The abrupt change, that Google's CEO Eric Schmidt will no longer be accountable to shareholders on Google's earnings calls, should prompt investors to ask why? 

  • Google claimed that they wanted to put more focus on Google's strong financials, but they did not disclose any more than Google's usual barest of minimum of information to investors.  
  • The most obvious reason for this abrupt change is the literal explosion of real franchise liabilities and risk overhangs to Google that reared their ugly heads this past quarter. 
    • Had CEO Schmidt been available to answer investor questions, Google's exploding liabilities could have dominated the Q&A and the investment narrative coming out of the earnings call.

What has changed, and what Google has been not been open about, is the very serious ripening of three different types of going-forward franchise risks (antitrust, privacy/security, and intellectual property) that cumulatively herald a de facto change in Google eras: from the roaring "Growth Decade" of 2000-2009, to the more unpredictable "Liability Decade" of 2010- 2019.

Google now tying website speed to search ranking -- Why is that anti-competitive?

Google announced 4-9-10 that "we've decided to take speed into account in our search rankings" in a Google blog post by Amit Singhal and Matt Cutts entitled: "Using site speed in web search ranking." (Thanks to the Register's Cade Metz for flagging this issue.)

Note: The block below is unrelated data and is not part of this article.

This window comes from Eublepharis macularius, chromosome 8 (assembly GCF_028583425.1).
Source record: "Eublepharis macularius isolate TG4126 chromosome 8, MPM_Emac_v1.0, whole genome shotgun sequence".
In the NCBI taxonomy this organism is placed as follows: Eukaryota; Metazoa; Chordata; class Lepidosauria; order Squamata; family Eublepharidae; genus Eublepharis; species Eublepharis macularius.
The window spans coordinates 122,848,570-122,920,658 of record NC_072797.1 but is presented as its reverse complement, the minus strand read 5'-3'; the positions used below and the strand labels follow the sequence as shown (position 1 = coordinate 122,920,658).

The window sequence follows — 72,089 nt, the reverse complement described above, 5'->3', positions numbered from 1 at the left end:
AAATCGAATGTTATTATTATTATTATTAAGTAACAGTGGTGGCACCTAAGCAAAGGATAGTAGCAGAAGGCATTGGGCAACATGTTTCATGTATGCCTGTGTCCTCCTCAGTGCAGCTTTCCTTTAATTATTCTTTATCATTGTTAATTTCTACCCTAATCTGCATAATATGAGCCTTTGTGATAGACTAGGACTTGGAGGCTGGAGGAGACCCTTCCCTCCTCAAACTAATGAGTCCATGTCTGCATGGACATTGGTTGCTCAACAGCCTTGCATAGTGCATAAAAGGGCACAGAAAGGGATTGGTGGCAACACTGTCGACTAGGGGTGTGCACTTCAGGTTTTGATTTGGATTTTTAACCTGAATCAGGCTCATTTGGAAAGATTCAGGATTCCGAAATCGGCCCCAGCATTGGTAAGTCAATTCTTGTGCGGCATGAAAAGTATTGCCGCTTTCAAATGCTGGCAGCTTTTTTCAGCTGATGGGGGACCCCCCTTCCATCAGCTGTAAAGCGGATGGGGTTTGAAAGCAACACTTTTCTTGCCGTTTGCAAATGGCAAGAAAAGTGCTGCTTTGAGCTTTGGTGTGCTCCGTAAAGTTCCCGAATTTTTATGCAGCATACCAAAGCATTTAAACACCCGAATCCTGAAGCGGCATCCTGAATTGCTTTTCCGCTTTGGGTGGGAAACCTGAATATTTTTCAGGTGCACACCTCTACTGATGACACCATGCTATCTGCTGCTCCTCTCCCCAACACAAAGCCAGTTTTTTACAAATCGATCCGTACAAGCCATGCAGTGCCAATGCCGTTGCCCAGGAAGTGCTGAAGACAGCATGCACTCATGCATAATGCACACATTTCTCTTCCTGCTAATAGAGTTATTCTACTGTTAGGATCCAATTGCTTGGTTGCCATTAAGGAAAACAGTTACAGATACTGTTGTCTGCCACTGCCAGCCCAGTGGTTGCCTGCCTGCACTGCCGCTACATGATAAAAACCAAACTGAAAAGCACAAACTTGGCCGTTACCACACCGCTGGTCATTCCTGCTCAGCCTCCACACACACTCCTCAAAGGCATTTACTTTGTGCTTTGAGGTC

Google CEO: An Automated Fairness Doctrine?

Did Google's CEO Eric Schmidt just say in public to the American Society of News Editors: 

  • "he wants to be challenged through technology that directs readers to a story with an opposing view" per Politico

It sounds a lot like Mr. Schmidt envisions a Google with some automated technology that "challenges" readers with an automated process that "directs readers to a story with an opposing view?" 

Confronting Net Neutrality Deceit -- Susan Crawford's NYT Op-ed Grossly Misrepresents the Facts

I have publicly debated Susan Crawford and found her to be intelligent, likable and zealously committed to the FCC broadband "public option," i.e. mandating that broadband become public-utility regulated as a common carrier. 

  • I was disappointed and stunned to read Ms. Crawford's latest assertions in her op-ed in the New York Times today, that totally and unabashedly misrepresented core facts; Ms. Crawford and the New York Times Editorial Board should know better. 

First, Ms. Crawford's characterization of a potential unilateral FCC decision to regulate broadband for the first time -- as simply a "relabeling" of Internet access services -- is blatant mis-representation. 

Google on Chrome: we don't need your permission

For skeptics of Google's need for more transparency and accountability, consider the latest disturbing example of Google Chrome not asking tens of millions of Internet users for their permission to gain wide open access to their computers and content -- when it clearly should ask for permission -- like every other Internet browser provider does.    

Per ComputerWorld's article: "Google's Chrome now silently auto-updates Flash Player." 

  • "Unlike other browsers, Chrome updates itself automatically in the background without asking for permission or prompting users that security fixes or new features are available." 
  • "Google uses a unique approach, they don't ask users [for permission to update], they just do it" said Peter Betlem, Senior Director of Flash Player Engineering.  

What this means is that unlike all other browsers or Google competitors, Google does not believe it needs permission from users to gain wide open access to users' entire computer software and all its private contents.

Pages

Q&A One Pager Debunking Net Neutrality Myths